Male sex, %229 (52.3%)1391 (50.9%)0.59120 (53.1%)1500 (50.9%)0.53
Height, cm172.2±9.9169.8±9.6<0.001171.6±9.7170.0±9.60.02
BSA, m22.1±0.31.9±0.2<0.0012.0±0.31.9±0.20.07
BMI, kg/m230.6±6.027.3±5.0<0.00127.9±5.327.8±5.30.74
Obesity (%)198 (45.2%)672 (24.6%)<0.00161 (27.0%)809 (27.5%)0.87
Systolic blood pressure, mm Hg124.8±18.0121.8±16.1<0.001116.7±14.1122.4±16.5<0.001
Diastolic blood pressure, mm Hg76.6±9.276.0±9.50.1774.6±9.076.2±9.50.01
HTN (%)170 (38.8%)771 (28.2%)<0.00145 (19.9%)896 (30.4%)<0.001
Smoking, %
    Current48 (11.0%)369 (13.5%)0.0122 (9.7%)395 (13.4%)<0.001
    Former199 (45.4%)1032 (37.8%)67 (29.6%)1164 (39.5%)
    Never191 (43.6%)1332 (48.7%)137 (60.6%)1386 (47.1%)
Smoking, pack-years
    Current26.5±15.728.1±19.20.5917.6±11.528.5±19.00.01
    Former18.5±18.516.3±16.80.1111.8±13.816.9±17.20.02
COPD (%)26 (5.9%)133 (4.9%)0.226 (2.7%)153 (5.2%)0.07
Hx of pulmonary embolism, %6 (1.4%)16 (0.6%)0.072 (0.9%)20 (0.7%)0.72
DM, %49 (11.2%)147 (5.4%)<0.00112 (5.3%)184 (6.2%)0.57
Dyslipidemia, %101 (23.1%)660 (24.1%)0.6138 (16.8%)723 (24.6%)0.01
CVD, %36 (8.2%)147 (5.4%)0.0212 (5.3%)171 (5.8%)0.76
    CHD, %25 (5.7%)93 (3.4%)0.026 (2.7%)112 (3.8%)0.38
    CHF, %2 (0.5%)7 (0.3%)0.461 (0.4%)8 (0.3%)0.64
Valvular heart surgery, %0 (0.0%)1 (0.0%)0.690 (0.0%)1 (0.0%)0.78
Dyspnea, %110 (25.1%)555 (20.3%)0.0247 (20.8%)618 (21.0%)0.99

mPA indicates main pulmonary artery diameter; ratio PA, ratio of diameters of mPA to ascending aorta; BSA, body surface area; BMI, body mass index; HTN, hypertension; COPD, chronic obstructive pulmonary disease; DM, diabetes mellitus; CVD, cardiovascular disease; CHD, coronary heart disease; CHF, congestive heart failure.

From the 90th percentile values in the healthy referent cohort (Table 3), there is a decrease in the ratio PA with increasing age with similar values for men and women. Based on the healthy referent group, whereas the sex-specific 90th percentile cutoff value was 0.91 in both men and women, for simplicity, we used 0.9 as the cut-point. From the entire cohort, 226 participants (7.1%) had ratio PA value above the 0.9 cut-point. The proportion of patients with ratio PA values greater than 0.9 is shown by deciles of age, for both men and women, in Figure 2B. Despite more CVD risk factors, especially smoking history, there was no significant difference in prevalent COPD, CVD, or dyspnea between participants the ratio PA above and below 0.9 (Table 4).

Table 5 shows the distribution of mPA and ratio PA for the entire Framingham cohort.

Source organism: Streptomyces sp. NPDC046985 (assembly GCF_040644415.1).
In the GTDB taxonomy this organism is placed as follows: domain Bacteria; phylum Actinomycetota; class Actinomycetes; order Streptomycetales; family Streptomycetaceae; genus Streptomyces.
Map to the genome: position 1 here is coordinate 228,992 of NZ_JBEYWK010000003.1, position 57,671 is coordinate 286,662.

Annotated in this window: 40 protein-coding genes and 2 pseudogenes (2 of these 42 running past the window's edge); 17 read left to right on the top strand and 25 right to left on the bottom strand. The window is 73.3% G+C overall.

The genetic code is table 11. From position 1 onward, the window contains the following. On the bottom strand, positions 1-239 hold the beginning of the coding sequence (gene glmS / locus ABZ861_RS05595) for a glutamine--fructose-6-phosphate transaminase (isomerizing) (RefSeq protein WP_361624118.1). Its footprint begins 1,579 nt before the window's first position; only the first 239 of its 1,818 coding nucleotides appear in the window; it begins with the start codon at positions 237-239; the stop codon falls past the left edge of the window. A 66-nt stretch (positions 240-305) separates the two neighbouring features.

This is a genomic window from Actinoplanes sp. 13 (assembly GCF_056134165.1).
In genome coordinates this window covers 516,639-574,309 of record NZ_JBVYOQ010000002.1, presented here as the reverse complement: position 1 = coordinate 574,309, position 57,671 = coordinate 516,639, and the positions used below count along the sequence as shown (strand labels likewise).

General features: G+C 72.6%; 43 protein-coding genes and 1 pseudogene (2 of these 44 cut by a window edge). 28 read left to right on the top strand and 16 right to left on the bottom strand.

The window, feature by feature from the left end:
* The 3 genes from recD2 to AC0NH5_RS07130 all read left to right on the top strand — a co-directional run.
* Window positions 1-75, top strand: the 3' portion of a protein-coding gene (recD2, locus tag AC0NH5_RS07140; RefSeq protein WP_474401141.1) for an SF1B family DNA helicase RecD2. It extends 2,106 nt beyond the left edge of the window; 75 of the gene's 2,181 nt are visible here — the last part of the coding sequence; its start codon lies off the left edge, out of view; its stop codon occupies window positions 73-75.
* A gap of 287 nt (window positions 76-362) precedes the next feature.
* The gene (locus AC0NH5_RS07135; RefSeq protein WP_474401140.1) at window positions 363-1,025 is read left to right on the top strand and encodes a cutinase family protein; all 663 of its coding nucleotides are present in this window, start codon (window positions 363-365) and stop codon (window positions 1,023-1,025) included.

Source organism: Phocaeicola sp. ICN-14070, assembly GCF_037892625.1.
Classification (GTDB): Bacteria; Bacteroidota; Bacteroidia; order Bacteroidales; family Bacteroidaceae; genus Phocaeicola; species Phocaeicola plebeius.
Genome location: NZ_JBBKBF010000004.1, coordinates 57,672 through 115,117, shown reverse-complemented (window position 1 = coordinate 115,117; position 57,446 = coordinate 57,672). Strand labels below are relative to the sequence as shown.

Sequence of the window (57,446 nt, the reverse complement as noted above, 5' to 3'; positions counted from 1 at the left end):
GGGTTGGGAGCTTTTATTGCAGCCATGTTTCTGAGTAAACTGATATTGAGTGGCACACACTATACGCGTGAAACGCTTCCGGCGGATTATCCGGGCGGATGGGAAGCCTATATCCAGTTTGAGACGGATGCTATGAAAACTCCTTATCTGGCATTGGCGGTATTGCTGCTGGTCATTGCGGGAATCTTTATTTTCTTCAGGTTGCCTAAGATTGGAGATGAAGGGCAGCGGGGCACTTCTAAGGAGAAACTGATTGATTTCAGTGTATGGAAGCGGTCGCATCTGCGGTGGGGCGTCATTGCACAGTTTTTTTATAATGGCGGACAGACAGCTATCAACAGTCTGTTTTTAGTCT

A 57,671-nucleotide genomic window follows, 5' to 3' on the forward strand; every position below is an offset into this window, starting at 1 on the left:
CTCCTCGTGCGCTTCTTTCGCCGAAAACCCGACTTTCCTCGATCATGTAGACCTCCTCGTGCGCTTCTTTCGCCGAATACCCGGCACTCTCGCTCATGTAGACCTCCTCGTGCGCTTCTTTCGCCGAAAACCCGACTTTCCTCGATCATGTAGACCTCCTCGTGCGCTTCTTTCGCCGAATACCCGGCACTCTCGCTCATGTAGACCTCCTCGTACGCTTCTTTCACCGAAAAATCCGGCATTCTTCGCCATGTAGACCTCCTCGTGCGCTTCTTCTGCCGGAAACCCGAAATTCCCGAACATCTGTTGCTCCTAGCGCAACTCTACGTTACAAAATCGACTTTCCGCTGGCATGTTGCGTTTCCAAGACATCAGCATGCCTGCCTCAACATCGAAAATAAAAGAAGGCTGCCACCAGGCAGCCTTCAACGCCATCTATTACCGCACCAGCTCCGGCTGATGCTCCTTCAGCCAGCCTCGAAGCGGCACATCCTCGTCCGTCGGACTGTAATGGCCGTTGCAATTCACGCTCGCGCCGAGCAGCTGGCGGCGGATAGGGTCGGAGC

Table 5. Entire Framingham Study Cohort

Age, ymPA
Ratio PA
Men
Women
Men
Women
<4545–54≥55<4545–54≥55<4545–54≥55<4545–54≥55
n582491547385512654582491547385512654
Mean25.926.026.223.924.124.40.820.770.720.810.780.73
SEM0.10.10.10.10.10.10.0030.0040.0030.0050.0040.003
25th24.024.124.022.222.322.50.760.710.670.740.710.68
50th25.725.925.923.823.924.20.810.770.720.800.780.73
75th27.527.528.125.525.726.00.870.820.770.870.830.78
90th29.129.430.027.027.428.00.910.880.830.930.880.84

Mean and percentiles of mPA diameter and ratio PA by mean age in men and women of entire study cohort.

mPA indicates main pulmonary artery diameter; ratio PA, ratio of diameters of mPA to ascending aorta.

Association of mPA and Ratio PA With Dyspnea

Using the sex-specific 90th healthy referent percentile cutoff, more participants with abnormal mPA (26%) had self-reported dyspnea on exertion than those with normal mPA (20%; odds ratio, 1.35; 95% confidence interval, 1.07 to 1.70; P=0.01. This difference persisted after age and sex adjustment (odds ratio, 1.33; 95% confidence interval, 1.05–1.68; P=0.02).

The ratio PA was not significantly associated with self-reported dyspnea for either the cutoff value of 0.9 or the traditionally used value of 1.0 (all P>0.40).1,3,4

Discussion

The mPA and ratio PA are 2 measurements that are clinically relevant to cardiopulmonary disease and that are easily and reproducibly obtained in noncontrast chest CT. The use of a large population based samples is essential for establishing accurate normal biometrics for cardiac or chest CT. Using a CT study in the community-based Framingham cohort, we note significant differences in mPA and/or ratio PA according to obesity, hypertension, history of COPD or pulmonary embolism, adult onset diabetes, dyslipidemia, and prevalent CVD. Using a healthy referent sample without cardiopulmonary risk factors or disease, we establish a 90th percentile sex-specific cutoff value for mPA for men of 29 mm and for women, 27 mm. We found an association with dyspnea in participants with enlarged mPA using these cutoff values. Similarly, we also establish a cutoff value for ratio PA as 0.9 for both women and men. The ratio PA decreased similarly in both men and women and was smaller with increasing age strata in the healthy referent sample, though no association was found with dyspnea. The strength of our study is the large size of the cohort and uniform patient population.